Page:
Annette Flanagin,1 Stacy Christiansen,1 Chris Borden,1 Demetrios Kyriacou,1 Caroline Sietmann,1 Elaine Williams,1 Larry Bryant,1 Jamie Reickel,2 Allison Newton2
Online-only supplements are a useful option for publication of content or data that may not fit in the space allotted to a scientific article, but the value of these supplements is not known. We conducted this study to determine if research papers with supplements have a higher likelihood of submission, peer review, acceptance, and online usage after publication than those without supplements.
Cohort study that assessed the numbers and types of supplements submitted with research manuscripts to the 3 medical journals (1 general and 2 specialty) in The JAMA Network with the highest volume of research submissions in 2016: JAMA (n=4416), JAMA Internal Medicine (JIM) (n=1858), and JAMA Pediatrics (JPED) (n=1711). We compared rates of rejection without review vs peer review and acceptance vs rejection for papers with supplements vs papers without supplements and analyzed the peer reviewer comments for the supplements. In addition, we evaluated all research articles published in these 3 journals in 2016 (n=374) and the numbers and types of supplements published. For all articles published with supplements, we compared online usage (views and downloads) of articles vs the supplements for a defined period, January 2016-March 2017. For analysis of research submissions, we calculated risk differences with 95% CIs as well as2-sided P values by χ² test.
Overall, 7985 research manuscripts were submitted to the 3 journals: 4868 (61%) with supplements and 3117 (39%) without supplements (Table 60). Papers with supplements were more likely to be peer reviewed than those without supplements: JAMA 34.1% vs 16.5% (difference, 17.6%; 95% CI, 15.1%-20.1%); JIM 17% vs 9% (difference, 8.0%; 95% CI, 4.8%-11.1%); JPED 32.9% vs 22.9% (difference, 10%; 95% CI, 5.8%-14.3%). Papers with supplements also more likely to be accepted than those without supplements: JAMA 3.9% vs 0.3% (difference, 3.6%; 95% CI, 2.9%-4.4%); JIM 8.4% vs 1.3% (difference, 7.1%; 95% CI, 5.4%-8.9%); JPED 8.7% vs 0.3% (difference, 8.4%; 95% CI, 6.6%-10.2%). Similar results were seen after excluding clinical trials and meta-analyses (for which the majority had supplements). Of 1421 papers with supplements that were sent for peer review, 484 (34%) were commented on by 538 reviewers. Of these comments, 155 (29%) were substantive comments, 63 (12%) indicated moving the supplemental content to the main paper, and 59 (11%) asked for more information about the supplement. Of 374 published research articles, 372 had supplements. Median online usage of articles far exceeded that of the supplements (JAMA: 10,918 vs 37 views or downloads; JIM: 3573 vs 12; JPED: 1386 vs 5). For articles, the majority of online usage (75%) occurred within 2 months of publication; for supplements, the majority of online usage (78%) took 7 months to occur.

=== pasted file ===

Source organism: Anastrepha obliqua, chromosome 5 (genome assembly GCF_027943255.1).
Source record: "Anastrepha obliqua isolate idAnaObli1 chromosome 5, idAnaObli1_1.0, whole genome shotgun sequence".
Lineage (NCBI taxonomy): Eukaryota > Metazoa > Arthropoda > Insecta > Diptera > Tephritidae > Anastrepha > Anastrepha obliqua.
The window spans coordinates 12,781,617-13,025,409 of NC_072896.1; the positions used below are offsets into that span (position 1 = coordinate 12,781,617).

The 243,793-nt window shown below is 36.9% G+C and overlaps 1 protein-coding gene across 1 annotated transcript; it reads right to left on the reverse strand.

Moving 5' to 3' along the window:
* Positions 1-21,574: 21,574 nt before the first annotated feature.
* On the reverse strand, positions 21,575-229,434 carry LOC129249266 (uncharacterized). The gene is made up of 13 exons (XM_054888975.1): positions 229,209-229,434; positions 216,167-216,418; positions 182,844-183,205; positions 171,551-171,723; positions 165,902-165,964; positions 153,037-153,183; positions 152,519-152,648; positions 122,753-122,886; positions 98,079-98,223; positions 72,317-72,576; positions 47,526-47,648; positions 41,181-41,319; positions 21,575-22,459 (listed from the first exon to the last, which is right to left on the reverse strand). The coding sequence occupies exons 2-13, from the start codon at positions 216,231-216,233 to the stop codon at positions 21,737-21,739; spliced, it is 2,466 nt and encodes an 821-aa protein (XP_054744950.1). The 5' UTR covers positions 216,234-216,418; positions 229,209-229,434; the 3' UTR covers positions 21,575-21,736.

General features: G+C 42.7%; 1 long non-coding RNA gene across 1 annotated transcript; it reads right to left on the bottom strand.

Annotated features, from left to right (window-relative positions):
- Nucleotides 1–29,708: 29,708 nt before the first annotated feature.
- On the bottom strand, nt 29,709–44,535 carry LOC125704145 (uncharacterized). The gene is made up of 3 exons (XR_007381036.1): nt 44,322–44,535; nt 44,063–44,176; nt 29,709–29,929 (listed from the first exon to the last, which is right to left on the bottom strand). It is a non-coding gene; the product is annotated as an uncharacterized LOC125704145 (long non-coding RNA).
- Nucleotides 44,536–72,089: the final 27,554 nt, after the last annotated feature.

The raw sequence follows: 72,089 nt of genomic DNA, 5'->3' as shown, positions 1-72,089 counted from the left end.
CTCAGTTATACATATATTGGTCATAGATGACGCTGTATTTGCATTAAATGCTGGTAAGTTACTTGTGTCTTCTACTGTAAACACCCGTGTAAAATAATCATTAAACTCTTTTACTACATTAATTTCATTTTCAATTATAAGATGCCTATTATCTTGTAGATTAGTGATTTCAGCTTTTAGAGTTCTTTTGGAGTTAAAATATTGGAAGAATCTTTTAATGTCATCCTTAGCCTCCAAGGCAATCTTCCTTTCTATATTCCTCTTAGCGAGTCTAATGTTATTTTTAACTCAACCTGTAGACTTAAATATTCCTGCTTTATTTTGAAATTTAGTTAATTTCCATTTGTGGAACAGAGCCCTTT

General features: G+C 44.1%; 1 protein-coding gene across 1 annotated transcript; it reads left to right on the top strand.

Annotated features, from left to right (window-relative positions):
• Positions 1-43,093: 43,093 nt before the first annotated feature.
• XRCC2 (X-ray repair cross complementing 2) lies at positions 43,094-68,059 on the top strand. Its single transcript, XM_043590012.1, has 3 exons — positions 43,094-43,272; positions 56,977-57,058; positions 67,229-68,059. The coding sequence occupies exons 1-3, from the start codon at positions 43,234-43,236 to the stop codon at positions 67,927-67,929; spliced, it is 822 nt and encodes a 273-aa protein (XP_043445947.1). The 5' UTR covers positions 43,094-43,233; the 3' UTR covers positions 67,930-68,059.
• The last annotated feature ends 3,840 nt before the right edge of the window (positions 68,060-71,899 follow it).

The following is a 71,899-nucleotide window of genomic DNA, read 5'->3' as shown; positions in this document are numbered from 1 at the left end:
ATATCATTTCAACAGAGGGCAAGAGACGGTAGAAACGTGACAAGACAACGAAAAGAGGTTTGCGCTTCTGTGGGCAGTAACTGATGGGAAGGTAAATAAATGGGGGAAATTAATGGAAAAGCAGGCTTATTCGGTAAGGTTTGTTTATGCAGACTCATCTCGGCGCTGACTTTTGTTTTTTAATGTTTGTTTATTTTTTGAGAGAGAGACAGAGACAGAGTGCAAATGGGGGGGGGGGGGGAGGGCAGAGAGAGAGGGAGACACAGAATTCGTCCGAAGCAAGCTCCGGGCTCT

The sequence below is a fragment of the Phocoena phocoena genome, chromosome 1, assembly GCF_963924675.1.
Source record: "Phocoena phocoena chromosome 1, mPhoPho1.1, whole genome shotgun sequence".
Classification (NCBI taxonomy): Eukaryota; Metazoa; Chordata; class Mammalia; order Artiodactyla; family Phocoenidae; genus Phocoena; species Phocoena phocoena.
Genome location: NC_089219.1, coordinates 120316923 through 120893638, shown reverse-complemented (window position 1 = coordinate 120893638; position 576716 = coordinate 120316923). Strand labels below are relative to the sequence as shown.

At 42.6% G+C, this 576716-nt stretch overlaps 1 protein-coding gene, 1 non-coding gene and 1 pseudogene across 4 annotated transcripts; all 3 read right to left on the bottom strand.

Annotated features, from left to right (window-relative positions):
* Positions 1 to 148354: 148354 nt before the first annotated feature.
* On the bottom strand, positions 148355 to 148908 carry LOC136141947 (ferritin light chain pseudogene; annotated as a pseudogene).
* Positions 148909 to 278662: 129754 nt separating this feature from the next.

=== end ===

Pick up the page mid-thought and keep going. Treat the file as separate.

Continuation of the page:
Although less valuable to peer reviewers and readers, online supplements appear to be a marker for complexity and quality of research manuscripts submitted and published in these 3 medical journals.
1The JAMA Network, Chicago, IL, USA, email@example.com; 2eJournalPress, Rockville, MD, USA
Conflict of Interest Disclosures:
Other than affiliations with The JAMA Network journals included in the study and eJournalPress (provider of the manuscript submission and production systems used in the study), no other conflicts of interest are reported. Annette Flanagin is the Peer Review Congress Executive Director but was not involved in the review of or decision for this abstract.
No external funding provided.